You may want to look at the IR35 rules before trying that. Basically, if HMRC think you're an employee, you have to pay the usual employment taxes, regardless of the actual legal structure (true employee vs. self-employed vs. LTD etc.). The best you'll get by opting out of PAYE is moving from class 1 national insurance to class 4, which drops the effective tax rate by 3 points on the first ~40k in exchange for losing your entitlement to a state pension or job-seeker's allowance. For most people, that's not worth it.

    (I'm not saying there aren't some other tricks you can use instead, but the old one of declaring yourself to be self-employed so that you can take your salary as dividends rather than income no longer works.)

    (And, yes, I do pay extra tax because of IR35, and, yes, it is more than I'd pay as an employee, thanks for asking.)

  • Re:Question (Score:3, Informative)

    by Anonymous Coward on Thursday December 13, 2012 @10:50AM (#42272749)

    is that no one goes out of their way to OVERPAY their taxes

    I think Mitt Romney did for 2011.

  • by trout007 (975317) on Thursday December 13, 2012 @11:47AM (#42273827)

    If interest rates (prices) were set on a free market with a hard currency it would be based on how much money people had saved (supply) and how much people wanted to borrow (demand). This works out nicely because any automation involves a large expenditure of money to increase productivity. If there is low unemployment and people have high wages and money saved it will lead to low interest rates. This causes businesses to want to invest in capital equipment because labor is expensive and money is cheap. On the other hand if you have high unemployment, low wages, and low savings you will have a high interest rate. This leads businesses to hire people because it's more profitable. This is a natural balance of sustainable automation.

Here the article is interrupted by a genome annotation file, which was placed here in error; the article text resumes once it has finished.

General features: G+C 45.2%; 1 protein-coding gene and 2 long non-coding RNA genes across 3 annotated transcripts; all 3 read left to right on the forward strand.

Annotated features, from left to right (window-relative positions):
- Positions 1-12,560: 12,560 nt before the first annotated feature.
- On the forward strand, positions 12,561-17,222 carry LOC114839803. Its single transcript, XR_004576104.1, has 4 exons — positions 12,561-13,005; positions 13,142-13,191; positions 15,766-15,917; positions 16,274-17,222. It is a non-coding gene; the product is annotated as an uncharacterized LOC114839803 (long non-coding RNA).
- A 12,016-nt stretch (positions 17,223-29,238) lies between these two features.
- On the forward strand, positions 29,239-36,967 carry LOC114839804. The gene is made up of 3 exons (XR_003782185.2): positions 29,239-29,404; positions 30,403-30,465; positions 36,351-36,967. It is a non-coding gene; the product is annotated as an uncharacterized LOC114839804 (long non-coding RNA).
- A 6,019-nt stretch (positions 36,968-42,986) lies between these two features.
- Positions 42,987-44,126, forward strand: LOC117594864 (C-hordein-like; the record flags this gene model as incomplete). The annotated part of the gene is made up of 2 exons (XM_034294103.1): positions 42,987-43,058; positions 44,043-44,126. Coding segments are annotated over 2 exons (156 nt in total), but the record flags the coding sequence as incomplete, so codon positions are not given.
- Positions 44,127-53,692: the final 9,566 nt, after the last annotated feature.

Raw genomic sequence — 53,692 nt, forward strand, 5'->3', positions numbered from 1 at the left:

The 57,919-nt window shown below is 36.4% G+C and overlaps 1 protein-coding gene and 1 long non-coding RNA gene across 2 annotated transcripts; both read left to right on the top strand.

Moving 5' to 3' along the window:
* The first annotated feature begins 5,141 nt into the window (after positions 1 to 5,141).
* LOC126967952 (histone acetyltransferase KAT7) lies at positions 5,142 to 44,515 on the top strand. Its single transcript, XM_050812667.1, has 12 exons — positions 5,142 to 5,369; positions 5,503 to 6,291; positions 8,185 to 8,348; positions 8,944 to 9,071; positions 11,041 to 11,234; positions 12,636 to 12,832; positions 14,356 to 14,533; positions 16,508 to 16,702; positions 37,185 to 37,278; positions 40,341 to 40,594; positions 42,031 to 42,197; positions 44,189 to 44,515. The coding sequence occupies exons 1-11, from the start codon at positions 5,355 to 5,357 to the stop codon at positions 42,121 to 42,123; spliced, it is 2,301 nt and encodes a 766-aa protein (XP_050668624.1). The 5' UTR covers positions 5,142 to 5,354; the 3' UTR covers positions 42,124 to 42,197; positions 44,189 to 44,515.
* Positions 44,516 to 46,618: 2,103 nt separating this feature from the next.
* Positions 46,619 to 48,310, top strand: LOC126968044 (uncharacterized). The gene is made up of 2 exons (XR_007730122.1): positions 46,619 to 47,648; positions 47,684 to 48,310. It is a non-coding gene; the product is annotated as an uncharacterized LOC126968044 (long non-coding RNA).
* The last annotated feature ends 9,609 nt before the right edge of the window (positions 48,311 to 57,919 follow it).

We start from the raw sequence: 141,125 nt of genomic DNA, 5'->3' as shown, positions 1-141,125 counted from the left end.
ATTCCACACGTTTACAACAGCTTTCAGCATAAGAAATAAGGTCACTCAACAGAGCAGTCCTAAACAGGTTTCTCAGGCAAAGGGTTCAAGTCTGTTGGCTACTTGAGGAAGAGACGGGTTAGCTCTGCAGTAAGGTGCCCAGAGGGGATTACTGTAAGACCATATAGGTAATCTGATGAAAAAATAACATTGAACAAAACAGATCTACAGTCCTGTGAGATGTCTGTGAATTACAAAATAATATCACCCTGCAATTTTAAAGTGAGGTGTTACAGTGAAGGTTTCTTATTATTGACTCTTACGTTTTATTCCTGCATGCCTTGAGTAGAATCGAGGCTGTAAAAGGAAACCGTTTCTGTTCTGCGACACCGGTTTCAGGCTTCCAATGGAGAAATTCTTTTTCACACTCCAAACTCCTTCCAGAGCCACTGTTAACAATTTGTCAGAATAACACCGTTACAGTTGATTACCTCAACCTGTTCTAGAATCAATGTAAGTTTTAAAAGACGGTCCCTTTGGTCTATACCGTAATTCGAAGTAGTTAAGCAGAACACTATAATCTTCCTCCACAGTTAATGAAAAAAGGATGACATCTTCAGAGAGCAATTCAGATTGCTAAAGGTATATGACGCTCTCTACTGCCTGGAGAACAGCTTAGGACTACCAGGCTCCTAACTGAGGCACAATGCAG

What we have now is the Federal Reserve setting artificially low interest rates. This causes businesses to invest in automation at a time in which we have high unemployment, low wages, and low savings. This is exactly the wrong approach. It causes lots of malinvestment by automating production to increase capacity but nobody has enough money to buy these goods.

  • by gfxguy (98788) on Thursday December 13, 2012 @12:13PM (#42274269)

    That's a really good explanation of what's going on, so thanks, but I disagree with your conclusion.

    Most people don't do this as an individual because most people don't make enough money for it to be worthwhile. But let me explain why I don't have any ill-will at all towards these companies: it's a global economy, and countries have to compete for businesses. If they U.S. can't offer a competitive tax structure (I personally favor a corporate tax rate of zero*), then the companies move. It's the free market at it's best, and it happens even between states in the U.S., and I completely support it.

    * - Where do companies get their money to pay taxes? Hint: it's not growing on the trees that are growing outside their offices. Studies indicate that an average of 21% of the cost of all the goods and services you buy in the U.S. are simply embedded taxes that get passed up the line to the government. Most businesses get their money from one source: their customers.

Remember: Silly is a state of Mind, Stupid is a way of Life. -- Dave Butler

Working...